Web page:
Fergus Falls High School graduate Fritz Skinner shared these memories of Coach Olson, "I consider myself lucky to have played on one of Coach Olson's teams, and as a self-proclaimed math guy, I simply loved his Algebra class.
First on Algebra, I was so excited to share with my daughter some of the math tips that Coach Olson shared with me. I'll share one here. That you can do basic multiplication by nine on your fingers! Simply, hold down the finger which is being multiplied by nine. The fingers to the left are tens and the fingers to the right are units. For example, 9 x 2. Hold down your second finger (from left to right). There's one to the left and eight to the right which makes 18. It works for multiplication of 9 by 1-10. After all these years, I still think that's so clever. It makes me smile and I think of Coach.
In basketball, Coach Olson was the first basketball coach that I remember to show confidence in me as a player. I think he did that for everyone on our team, but that confidence was an empowering force for me personally. I made a lot of mistakes on his sophomore team that year, and am so grateful for his patience, teaching style, support and confidence.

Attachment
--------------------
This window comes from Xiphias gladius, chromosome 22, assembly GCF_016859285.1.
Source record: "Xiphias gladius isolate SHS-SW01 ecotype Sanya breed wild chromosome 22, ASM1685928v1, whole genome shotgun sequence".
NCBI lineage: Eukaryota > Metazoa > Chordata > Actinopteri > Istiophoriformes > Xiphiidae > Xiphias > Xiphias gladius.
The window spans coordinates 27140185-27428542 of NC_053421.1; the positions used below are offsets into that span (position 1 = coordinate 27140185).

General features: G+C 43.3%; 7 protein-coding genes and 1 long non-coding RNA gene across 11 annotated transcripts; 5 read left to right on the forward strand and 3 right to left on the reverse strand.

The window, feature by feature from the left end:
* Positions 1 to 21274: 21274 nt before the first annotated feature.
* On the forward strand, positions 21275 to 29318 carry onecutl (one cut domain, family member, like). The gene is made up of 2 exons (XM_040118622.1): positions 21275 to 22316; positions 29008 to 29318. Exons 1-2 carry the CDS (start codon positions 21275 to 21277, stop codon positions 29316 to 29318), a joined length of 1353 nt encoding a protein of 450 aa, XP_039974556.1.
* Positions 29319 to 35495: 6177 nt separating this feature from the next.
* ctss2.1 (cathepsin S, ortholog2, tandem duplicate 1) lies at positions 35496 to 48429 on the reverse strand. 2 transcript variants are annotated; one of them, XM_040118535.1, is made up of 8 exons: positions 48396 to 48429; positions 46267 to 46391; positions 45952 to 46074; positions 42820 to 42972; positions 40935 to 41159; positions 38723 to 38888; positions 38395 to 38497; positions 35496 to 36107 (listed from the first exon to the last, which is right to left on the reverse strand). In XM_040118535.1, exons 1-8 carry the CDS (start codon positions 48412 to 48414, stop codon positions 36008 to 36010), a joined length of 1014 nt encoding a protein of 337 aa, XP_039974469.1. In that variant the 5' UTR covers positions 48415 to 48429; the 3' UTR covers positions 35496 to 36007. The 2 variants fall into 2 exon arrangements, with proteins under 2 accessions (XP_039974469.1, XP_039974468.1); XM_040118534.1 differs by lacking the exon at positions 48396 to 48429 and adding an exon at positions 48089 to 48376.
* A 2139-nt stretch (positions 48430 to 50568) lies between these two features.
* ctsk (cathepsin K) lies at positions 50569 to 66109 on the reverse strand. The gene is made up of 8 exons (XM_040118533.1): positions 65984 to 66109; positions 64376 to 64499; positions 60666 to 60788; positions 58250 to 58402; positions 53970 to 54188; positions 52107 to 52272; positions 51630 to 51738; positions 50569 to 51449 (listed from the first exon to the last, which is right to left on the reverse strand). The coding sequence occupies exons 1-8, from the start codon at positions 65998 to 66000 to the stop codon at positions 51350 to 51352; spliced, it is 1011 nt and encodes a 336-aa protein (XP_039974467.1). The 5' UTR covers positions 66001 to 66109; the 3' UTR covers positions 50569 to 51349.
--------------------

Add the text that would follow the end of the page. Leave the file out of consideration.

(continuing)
As I remember it now, he helped guide us through the experience of playing basketball, and helped us learn throughout. It was as though he was a partner in the experience, helping us solve a problem. A coach you could trust. The memory of playing basketball with my friends for Coach Olson is one I cherish. I know there's many former players that would agree with me too."
If you have a story about Roger or would like to add a comment to this article please email me at firstname.lastname@example.org and I will include it.